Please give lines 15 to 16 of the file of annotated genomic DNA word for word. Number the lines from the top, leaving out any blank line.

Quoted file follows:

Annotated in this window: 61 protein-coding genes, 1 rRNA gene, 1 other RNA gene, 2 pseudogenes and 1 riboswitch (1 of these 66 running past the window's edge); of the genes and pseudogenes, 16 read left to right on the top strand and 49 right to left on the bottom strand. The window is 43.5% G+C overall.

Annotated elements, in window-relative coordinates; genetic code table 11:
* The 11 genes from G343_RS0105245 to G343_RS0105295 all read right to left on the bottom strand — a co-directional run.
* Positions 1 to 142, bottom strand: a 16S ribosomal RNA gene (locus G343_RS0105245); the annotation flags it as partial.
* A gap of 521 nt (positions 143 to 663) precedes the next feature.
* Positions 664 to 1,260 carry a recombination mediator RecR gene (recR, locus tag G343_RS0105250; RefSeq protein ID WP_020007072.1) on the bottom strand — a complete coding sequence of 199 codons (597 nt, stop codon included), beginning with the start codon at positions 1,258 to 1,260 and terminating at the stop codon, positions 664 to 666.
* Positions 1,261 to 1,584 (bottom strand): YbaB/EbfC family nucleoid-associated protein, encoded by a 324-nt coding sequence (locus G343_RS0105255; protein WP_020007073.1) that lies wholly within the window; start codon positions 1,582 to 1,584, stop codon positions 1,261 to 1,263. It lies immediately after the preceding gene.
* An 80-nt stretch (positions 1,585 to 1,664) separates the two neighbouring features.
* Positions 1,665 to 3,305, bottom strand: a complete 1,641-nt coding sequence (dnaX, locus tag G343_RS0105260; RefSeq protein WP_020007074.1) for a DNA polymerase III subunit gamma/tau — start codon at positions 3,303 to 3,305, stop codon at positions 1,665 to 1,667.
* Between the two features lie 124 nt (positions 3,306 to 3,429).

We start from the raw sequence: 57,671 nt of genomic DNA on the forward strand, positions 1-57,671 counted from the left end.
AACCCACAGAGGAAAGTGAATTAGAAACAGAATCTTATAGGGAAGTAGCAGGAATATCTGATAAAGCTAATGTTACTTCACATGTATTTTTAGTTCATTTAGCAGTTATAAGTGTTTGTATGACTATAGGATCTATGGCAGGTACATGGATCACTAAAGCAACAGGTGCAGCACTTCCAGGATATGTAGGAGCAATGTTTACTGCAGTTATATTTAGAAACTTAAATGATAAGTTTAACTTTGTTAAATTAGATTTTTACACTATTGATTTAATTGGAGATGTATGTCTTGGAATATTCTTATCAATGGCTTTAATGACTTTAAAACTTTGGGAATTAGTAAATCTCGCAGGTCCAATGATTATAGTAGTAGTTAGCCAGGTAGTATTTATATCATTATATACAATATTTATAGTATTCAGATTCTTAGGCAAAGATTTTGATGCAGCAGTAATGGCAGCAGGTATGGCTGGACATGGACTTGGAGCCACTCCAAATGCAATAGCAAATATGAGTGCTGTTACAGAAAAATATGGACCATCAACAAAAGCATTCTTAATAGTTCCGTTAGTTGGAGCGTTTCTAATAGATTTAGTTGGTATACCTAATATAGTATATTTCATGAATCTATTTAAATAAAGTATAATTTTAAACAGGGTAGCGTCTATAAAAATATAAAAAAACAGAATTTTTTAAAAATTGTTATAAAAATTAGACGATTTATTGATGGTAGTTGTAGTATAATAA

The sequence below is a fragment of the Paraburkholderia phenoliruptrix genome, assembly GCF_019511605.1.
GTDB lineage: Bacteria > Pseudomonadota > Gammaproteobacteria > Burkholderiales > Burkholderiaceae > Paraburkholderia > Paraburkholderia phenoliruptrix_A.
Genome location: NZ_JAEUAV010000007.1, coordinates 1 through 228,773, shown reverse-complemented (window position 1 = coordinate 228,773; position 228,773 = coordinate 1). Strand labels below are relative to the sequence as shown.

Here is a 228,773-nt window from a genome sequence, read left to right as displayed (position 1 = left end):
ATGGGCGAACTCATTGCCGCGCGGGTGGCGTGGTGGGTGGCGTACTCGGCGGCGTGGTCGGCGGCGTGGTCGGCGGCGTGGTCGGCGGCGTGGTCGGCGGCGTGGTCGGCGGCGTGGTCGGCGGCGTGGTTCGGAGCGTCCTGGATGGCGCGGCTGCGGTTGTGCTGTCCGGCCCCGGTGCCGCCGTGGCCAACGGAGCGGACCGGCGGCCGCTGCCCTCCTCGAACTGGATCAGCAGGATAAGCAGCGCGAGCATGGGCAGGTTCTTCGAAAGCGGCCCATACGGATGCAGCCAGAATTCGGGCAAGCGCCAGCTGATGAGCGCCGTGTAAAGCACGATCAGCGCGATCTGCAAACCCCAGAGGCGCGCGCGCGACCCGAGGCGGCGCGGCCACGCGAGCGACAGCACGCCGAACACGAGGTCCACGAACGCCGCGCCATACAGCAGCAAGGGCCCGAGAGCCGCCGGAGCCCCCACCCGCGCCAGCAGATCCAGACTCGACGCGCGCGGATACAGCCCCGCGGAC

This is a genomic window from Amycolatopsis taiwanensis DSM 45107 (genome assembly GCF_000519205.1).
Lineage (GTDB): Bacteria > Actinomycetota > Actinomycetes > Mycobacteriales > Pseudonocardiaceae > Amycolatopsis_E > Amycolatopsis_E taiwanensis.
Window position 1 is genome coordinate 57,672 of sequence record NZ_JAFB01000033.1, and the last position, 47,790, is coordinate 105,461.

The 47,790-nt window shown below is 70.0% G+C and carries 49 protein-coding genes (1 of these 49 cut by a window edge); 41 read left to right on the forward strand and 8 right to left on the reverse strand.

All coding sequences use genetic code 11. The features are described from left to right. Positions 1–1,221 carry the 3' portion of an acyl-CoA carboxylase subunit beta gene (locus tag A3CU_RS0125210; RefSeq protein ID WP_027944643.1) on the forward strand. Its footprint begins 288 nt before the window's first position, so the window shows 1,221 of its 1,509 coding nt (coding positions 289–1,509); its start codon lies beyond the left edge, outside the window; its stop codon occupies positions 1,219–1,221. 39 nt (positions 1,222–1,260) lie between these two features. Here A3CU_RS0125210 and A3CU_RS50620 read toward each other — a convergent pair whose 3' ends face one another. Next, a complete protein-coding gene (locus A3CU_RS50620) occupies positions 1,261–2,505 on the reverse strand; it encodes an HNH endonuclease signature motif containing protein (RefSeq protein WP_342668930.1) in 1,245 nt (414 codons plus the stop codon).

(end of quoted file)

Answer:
Genome location: NZ_JAEUAV010000007.1, coordinates 1 through 228,773, shown reverse-complemented (window position 1 = coordinate 228,773; position 228,773 = coordinate 1). Strand labels below are relative to the sequence as shown.

Here is a 228,773-nt window from a genome sequence, read left to right as displayed (position 1 = left end):